My son, who is three, is on his way to being the next Neil Gaiman.
Bryce likes to tell stories. The other day we were driving somewhere, the destination is unimportant, and he asked me if I wanted to hear a story. Always open to the possibility of stealing my children’s ideas and using them in a story of my own, I said, “Sure.”
He began like he always does: “Okay, here I go.” (Because he’s learned the hard way that we need to know he has started.)
He goes on for a period of time describing a situation with dragons and knights in shining armor and Peter Pan and dinosaurs before he noticeably runs out of steam. But lack of a sequential, logical plot point is not a deterrent to Bryce, master of the first draft that he is – oh no, he says “And then something happens” and we’re off to the next portion of the story in which Captain Hook saves the day when he turns into a ninja and slays Shredder.
Subject matter is not the only way he is like Gaiman. (Joking. Don’t yell at me.) Note the auspicious use of ye olde literary device: And Then Something Happens.
Now we get to why Gaiman is a really kick-ass storyteller. He has embraced the Something Happens. Which means he is not a boring storyteller. To tell a good story, stuff has to happen. Whether it’s in logical order or believable is beside the point at this moment. With Gaiman, just assume that it does make sense – or, rather, he will make it make sense to you (the key!).
And I knew I was in pretty darn good hands when I picked up Anansi Boys just from the chapter titles. Chapter titles are risky things, as we talked about before with Margaret Atwood – who also gets away with titles – because they can give away too much. But what’s interesting about Anansi’s chapter titles is that they reassure the reader that something does happen.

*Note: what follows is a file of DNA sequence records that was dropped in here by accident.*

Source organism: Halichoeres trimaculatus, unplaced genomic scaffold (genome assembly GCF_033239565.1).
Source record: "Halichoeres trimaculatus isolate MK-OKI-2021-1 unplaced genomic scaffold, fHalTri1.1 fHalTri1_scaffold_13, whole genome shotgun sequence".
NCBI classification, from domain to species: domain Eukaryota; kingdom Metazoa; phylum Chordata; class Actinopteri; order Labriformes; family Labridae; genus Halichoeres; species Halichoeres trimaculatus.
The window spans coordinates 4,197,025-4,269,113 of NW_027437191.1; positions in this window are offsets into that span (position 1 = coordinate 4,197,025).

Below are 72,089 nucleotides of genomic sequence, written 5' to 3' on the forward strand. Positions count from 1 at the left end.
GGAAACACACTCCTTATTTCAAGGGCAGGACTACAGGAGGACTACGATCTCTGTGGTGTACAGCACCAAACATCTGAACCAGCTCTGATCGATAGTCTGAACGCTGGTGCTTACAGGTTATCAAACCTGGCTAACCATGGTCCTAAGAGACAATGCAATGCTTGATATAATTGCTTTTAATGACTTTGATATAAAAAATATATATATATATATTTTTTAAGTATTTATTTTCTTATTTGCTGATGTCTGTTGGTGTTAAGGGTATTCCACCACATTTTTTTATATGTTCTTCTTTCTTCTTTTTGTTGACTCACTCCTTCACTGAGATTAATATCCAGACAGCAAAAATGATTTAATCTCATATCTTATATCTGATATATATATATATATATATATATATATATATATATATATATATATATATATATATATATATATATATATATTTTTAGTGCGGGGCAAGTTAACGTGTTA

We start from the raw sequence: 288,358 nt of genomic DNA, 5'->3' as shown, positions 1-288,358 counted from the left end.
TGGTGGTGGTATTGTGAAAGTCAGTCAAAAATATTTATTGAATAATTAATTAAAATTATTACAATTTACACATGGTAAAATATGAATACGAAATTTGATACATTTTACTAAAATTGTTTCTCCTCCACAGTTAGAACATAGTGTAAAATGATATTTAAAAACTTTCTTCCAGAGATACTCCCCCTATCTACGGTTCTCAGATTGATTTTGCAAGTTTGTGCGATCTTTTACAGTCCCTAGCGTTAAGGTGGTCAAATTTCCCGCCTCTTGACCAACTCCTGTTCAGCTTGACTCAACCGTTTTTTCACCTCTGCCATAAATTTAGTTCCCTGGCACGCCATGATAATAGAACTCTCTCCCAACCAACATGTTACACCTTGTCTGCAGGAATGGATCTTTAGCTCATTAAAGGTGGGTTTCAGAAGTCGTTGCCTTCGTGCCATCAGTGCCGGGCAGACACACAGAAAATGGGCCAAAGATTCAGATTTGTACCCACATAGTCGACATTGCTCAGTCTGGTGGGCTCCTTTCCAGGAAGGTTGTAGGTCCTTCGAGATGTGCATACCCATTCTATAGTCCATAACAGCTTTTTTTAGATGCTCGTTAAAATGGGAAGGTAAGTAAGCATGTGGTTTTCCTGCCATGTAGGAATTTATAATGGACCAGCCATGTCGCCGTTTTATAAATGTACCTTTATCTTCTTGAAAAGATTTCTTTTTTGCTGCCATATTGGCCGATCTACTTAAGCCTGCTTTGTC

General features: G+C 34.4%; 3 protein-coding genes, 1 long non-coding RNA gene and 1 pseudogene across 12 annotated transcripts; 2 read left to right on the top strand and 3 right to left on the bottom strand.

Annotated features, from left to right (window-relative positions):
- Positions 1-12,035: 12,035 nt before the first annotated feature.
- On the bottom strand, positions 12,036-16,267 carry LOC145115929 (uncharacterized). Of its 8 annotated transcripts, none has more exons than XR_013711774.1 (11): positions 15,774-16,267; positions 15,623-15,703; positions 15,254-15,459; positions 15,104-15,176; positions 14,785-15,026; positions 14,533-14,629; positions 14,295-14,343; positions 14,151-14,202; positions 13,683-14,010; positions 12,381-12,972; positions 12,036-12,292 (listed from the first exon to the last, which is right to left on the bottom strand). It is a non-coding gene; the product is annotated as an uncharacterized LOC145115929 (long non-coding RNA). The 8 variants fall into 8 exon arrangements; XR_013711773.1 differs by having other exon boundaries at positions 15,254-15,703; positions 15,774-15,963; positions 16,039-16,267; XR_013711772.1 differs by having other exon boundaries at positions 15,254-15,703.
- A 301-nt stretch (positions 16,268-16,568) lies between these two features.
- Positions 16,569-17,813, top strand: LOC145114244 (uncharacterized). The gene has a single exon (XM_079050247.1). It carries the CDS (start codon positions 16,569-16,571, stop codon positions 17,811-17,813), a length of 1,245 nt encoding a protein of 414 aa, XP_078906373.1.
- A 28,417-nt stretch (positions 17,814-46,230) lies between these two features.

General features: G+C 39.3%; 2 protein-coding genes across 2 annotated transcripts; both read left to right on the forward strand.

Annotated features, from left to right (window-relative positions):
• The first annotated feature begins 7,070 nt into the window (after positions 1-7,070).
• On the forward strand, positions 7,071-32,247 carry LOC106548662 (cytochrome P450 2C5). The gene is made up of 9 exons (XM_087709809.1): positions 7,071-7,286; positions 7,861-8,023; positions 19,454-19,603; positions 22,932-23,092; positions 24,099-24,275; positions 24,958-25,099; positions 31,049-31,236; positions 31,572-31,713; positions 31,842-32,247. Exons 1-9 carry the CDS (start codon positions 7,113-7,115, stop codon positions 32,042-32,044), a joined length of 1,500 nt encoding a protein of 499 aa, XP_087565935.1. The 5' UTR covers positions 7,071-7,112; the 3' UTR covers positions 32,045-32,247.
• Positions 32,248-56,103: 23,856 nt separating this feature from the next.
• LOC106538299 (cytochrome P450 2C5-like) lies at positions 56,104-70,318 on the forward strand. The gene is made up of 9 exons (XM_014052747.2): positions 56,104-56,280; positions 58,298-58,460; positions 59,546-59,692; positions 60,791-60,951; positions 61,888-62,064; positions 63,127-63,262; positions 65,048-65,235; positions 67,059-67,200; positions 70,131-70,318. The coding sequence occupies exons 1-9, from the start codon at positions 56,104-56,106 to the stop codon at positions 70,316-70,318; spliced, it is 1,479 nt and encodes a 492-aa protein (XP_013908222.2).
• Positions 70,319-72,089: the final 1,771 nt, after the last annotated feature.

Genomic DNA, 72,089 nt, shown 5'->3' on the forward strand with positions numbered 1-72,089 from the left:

Chapter One: Which is Mostly About Names and Family Relationships
Chapter Two: Which is Mostly About the Things that Happen After Funerals
Chapter Three: In Which There is a Family Reunion
From that tiny bit, I can assume that there is a family dynamic heavily at work in the story and that Point A leads to Point B because Something Happens. The first chapter is telling the reader who the family is, the second chapter takes place at a funeral – and I can assume that a family member has died (Something Happened), and that the family reunion after the funeral will not run smoothly because of the Something that Has Happened which will cause Something Else to Happen. It’s all very dramatic.
So here’s a possibly interesting way to apply Gaiman’s storytelling to our own work, if you’re so inclined: title the chapters “In Which __________ Happens.” If nothing actually happens in that chapter, then you need to reevaluate what you want that chapter to say…and if it doesn’t say anything, I think you’ve found some pieces to scrap/think heavily about cutting. (And don’t forget to delete the chapter titles before you submit your book around – you don’t want to give everything away.) Hm, come to think of it, that could be a cool way to help you write a synopsis too….
Jenny writes dark fiction that her mother hates. Her stories and essays have appeared in Across the Margin, Pantheon, Shimmer, Black Denim Lit, Skive, and others. When she’s not writing her own stuff, she’s reading mysteries for Criminal Element. When she’s not writing fiction or reviews, she’s writing/directing/performing/designing plays at Springs Ensemble Theatre.